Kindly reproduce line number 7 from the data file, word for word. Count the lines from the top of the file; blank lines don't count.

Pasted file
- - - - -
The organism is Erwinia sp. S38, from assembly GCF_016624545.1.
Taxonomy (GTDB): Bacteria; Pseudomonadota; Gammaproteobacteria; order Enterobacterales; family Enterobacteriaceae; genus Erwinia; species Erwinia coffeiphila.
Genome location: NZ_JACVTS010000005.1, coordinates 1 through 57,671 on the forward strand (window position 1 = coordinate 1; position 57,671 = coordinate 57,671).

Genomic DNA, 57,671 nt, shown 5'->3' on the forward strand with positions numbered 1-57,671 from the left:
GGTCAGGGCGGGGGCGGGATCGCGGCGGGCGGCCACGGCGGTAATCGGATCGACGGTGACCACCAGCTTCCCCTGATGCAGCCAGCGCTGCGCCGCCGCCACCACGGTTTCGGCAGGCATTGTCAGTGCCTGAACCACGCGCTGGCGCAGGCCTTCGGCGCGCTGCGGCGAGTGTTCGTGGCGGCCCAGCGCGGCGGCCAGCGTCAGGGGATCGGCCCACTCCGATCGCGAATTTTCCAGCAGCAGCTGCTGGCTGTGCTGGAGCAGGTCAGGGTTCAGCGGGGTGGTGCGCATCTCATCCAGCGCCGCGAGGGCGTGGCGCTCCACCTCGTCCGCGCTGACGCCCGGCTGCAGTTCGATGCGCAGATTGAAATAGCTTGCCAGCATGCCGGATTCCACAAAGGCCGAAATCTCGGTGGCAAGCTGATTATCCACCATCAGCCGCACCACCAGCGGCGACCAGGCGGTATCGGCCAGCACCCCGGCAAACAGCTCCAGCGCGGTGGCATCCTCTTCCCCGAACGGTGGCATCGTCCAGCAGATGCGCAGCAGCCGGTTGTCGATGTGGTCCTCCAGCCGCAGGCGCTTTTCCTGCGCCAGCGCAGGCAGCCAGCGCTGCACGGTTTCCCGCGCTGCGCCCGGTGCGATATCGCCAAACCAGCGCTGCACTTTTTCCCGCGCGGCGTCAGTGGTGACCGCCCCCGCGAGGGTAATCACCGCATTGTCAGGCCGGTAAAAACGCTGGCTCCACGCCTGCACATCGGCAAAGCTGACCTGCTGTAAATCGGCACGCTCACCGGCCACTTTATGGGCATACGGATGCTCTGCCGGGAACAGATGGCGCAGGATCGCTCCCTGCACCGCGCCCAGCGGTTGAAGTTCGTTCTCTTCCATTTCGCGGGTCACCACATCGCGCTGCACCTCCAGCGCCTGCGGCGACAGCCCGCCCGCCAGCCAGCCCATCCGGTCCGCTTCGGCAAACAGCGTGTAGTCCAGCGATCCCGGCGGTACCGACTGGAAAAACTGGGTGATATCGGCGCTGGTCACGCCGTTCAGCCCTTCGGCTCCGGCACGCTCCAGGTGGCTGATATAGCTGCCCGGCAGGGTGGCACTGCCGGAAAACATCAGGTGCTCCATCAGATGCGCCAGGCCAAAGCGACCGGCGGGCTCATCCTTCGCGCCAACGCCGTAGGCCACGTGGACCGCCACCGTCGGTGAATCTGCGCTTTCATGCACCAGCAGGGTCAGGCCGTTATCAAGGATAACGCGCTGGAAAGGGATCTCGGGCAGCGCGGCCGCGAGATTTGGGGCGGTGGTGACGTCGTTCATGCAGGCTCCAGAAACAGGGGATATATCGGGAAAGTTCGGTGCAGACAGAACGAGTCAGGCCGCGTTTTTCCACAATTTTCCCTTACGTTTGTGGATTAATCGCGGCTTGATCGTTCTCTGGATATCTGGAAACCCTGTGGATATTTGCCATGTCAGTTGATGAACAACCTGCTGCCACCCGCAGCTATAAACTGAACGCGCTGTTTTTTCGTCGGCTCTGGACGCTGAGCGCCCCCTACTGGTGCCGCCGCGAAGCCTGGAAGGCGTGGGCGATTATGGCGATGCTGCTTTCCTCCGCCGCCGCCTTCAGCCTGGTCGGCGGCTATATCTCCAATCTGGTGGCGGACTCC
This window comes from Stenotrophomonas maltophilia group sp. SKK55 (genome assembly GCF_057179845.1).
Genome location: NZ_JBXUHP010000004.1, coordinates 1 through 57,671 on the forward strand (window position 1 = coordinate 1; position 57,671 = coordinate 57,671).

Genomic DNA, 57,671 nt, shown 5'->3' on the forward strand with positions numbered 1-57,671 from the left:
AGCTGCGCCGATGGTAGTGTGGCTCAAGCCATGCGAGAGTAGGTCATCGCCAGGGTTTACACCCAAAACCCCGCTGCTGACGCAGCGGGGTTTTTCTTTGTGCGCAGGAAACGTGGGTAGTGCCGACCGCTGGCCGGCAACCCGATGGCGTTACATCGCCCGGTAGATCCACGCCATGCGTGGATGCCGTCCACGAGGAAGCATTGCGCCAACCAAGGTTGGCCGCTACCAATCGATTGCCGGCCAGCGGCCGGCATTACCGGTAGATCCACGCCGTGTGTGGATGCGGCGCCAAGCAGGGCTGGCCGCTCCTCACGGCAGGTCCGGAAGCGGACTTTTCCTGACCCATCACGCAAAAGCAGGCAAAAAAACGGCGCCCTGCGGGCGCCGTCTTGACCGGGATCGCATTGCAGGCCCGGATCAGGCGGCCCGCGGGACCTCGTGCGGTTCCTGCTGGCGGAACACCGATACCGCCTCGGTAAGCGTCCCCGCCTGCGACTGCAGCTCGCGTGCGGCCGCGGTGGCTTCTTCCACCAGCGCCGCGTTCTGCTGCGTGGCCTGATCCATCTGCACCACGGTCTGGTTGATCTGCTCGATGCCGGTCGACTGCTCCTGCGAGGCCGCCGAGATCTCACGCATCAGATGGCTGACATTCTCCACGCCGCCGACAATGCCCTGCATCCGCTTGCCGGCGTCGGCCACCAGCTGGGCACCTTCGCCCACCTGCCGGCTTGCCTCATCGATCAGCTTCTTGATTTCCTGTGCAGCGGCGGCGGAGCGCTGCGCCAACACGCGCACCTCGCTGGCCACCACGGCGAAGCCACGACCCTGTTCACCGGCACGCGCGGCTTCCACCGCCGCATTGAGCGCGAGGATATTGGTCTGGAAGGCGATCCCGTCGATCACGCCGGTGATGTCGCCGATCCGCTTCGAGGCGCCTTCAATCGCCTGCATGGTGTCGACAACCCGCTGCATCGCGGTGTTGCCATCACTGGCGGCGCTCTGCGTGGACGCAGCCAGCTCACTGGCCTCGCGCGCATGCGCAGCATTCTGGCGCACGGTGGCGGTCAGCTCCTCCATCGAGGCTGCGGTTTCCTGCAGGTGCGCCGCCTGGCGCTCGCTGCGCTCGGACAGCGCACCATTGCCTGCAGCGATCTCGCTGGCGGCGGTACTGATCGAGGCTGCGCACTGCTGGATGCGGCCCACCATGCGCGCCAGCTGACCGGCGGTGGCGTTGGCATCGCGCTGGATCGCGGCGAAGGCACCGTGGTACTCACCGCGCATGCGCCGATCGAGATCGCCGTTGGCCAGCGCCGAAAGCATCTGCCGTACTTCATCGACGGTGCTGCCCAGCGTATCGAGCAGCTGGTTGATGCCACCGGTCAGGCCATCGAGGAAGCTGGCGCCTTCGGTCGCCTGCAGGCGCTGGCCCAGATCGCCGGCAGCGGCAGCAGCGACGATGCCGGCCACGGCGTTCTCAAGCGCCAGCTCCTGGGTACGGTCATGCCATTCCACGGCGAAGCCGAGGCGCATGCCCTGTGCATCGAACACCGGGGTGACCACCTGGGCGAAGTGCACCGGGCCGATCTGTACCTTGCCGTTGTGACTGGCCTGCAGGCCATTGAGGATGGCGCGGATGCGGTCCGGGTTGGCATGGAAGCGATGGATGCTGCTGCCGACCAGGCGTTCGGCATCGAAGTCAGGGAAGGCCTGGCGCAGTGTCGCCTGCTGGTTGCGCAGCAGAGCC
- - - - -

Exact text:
Genome location: NZ_JBXUHP010000004.1, coordinates 1 through 57,671 on the forward strand (window position 1 = coordinate 1; position 57,671 = coordinate 57,671).